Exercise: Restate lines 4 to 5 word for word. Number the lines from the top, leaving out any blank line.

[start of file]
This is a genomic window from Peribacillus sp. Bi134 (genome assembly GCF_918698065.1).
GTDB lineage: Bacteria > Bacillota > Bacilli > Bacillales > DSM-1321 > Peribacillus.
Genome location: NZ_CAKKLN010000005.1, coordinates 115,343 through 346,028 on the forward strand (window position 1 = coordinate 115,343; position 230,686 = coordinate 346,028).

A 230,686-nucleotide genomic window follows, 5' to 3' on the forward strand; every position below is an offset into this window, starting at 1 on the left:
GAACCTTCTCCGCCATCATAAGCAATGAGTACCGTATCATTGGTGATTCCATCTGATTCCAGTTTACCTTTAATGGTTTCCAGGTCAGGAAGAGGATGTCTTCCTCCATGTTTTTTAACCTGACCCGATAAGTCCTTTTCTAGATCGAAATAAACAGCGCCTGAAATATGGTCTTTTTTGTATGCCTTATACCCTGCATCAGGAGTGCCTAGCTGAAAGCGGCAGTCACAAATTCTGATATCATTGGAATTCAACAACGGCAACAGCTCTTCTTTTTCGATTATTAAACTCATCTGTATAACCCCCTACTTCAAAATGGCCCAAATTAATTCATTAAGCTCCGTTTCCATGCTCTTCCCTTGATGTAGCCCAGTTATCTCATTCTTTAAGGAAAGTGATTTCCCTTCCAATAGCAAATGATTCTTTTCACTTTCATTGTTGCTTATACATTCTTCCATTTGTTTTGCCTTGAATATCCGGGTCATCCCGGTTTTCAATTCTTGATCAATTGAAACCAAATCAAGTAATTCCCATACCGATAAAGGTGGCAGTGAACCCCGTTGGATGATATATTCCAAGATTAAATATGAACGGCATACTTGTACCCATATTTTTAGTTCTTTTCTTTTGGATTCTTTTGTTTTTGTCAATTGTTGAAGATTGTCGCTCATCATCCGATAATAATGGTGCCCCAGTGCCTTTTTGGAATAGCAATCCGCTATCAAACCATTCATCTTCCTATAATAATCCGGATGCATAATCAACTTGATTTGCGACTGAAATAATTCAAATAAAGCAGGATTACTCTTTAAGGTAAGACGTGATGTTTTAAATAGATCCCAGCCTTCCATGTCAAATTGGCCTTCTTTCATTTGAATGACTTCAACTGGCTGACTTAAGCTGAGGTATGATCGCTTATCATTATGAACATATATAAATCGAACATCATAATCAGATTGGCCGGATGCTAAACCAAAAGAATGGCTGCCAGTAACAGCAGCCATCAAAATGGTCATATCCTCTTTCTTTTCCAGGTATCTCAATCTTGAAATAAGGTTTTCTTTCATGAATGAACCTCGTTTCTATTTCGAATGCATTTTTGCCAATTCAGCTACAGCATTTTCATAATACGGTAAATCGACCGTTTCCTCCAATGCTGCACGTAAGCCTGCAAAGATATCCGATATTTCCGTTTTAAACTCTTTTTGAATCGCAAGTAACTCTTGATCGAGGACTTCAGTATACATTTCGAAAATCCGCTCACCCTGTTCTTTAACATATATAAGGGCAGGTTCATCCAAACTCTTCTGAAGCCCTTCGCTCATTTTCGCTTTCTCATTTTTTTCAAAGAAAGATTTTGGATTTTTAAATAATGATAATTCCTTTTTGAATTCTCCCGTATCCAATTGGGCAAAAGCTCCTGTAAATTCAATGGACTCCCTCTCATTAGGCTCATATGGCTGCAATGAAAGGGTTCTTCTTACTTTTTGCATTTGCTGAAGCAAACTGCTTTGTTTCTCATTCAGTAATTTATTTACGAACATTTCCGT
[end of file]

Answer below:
A 230,686-nucleotide genomic window follows, 5' to 3' on the forward strand; every position below is an offset into this window, starting at 1 on the left:
GAACCTTCTCCGCCATCATAAGCAATGAGTACCGTATCATTGGTGATTCCATCTGATTCCAGTTTACCTTTAATGGTTTCCAGGTCAGGAAGAGGATGTCTTCCTCCATGTTTTTTAACCTGACCCGATAAGTCCTTTTCTAGATCGAAATAAACAGCGCCTGAAATATGGTCTTTTTTGTATGCCTTATACCCTGCATCAGGAGTGCCTAGCTGAAAGCGGCAGTCACAAATTCTGATATCATTGGAATTCAACAACGGCAACAGCTCTTCTTTTTCGATTATTAAACTCATCTGTATAACCCCCTACTTCAAAATGGCCCAAATTAATTCATTAAGCTCCGTTTCCATGCTCTTCCCTTGATGTAGCCCAGTTATCTCATTCTTTAAGGAAAGTGATTTCCCTTCCAATAGCAAATGATTCTTTTCACTTTCATTGTTGCTTATACATTCTTCCATTTGTTTTGCCTTGAATATCCGGGTCATCCCGGTTTTCAATTCTTGATCAATTGAAACCAAATCAAGTAATTCCCATACCGATAAAGGTGGCAGTGAACCCCGTTGGATGATATATTCCAAGATTAAATATGAACGGCATACTTGTACCCATATTTTTAGTTCTTTTCTTTTGGATTCTTTTGTTTTTGTCAATTGTTGAAGATTGTCGCTCATCATCCGATAATAATGGTGCCCCAGTGCCTTTTTGGAATAGCAATCCGCTATCAAACCATTCATCTTCCTATAATAATCCGGATGCATAATCAACTTGATTTGCGACTGAAATAATTCAAATAAAGCAGGATTACTCTTTAAGGTAAGACGTGATGTTTTAAATAGATCCCAGCCTTCCATGTCAAATTGGCCTTCTTTCATTTGAATGACTTCAACTGGCTGACTTAAGCTGAGGTATGATCGCTTATCATTATGAACATATATAAATCGAACATCATAATCAGATTGGCCGGATGCTAAACCAAAAGAATGGCTGCCAGTAACAGCAGCCATCAAAATGGTCATATCCTCTTTCTTTTCCAGGTATCTCAATCTTGAAATAAGGTTTTCTTTCATGAATGAACCTCGTTTCTATTTCGAATGCATTTTTGCCAATTCAGCTACAGCATTTTCATAATACGGTAAATCGACCGTTTCCTCCAATGCTGCACGTAAGCCTGCAAAGATATCCGATATTTCCGTTTTAAACTCTTTTTGAATCGCAAGTAACTCTTGATCGAGGACTTCAGTATACATTTCGAAAATCCGCTCACCCTGTTCTTTAACATATATAAGGGCAGGTTCATCCAAACTCTTCTGAAGCCCTTCGCTCATTTTCGCTTTCTCATTTTTTTCAAAGAAAGATTTTGGATTTTTAAATAATGATAATTCCTTTTTGAATTCTCCCGTATCCAATTGGGCAAAAGCTCCTGTAAATTCAATGGACTCCCTCTCATTAGGCTCATATGGCTGCAATGAAAGGGTTCTTCTTACTTTTTGCATTTGCTGAAGCAAACTGCTTTGTTTCTCATTCAGTAATTTATTTACGAACATTTCCGT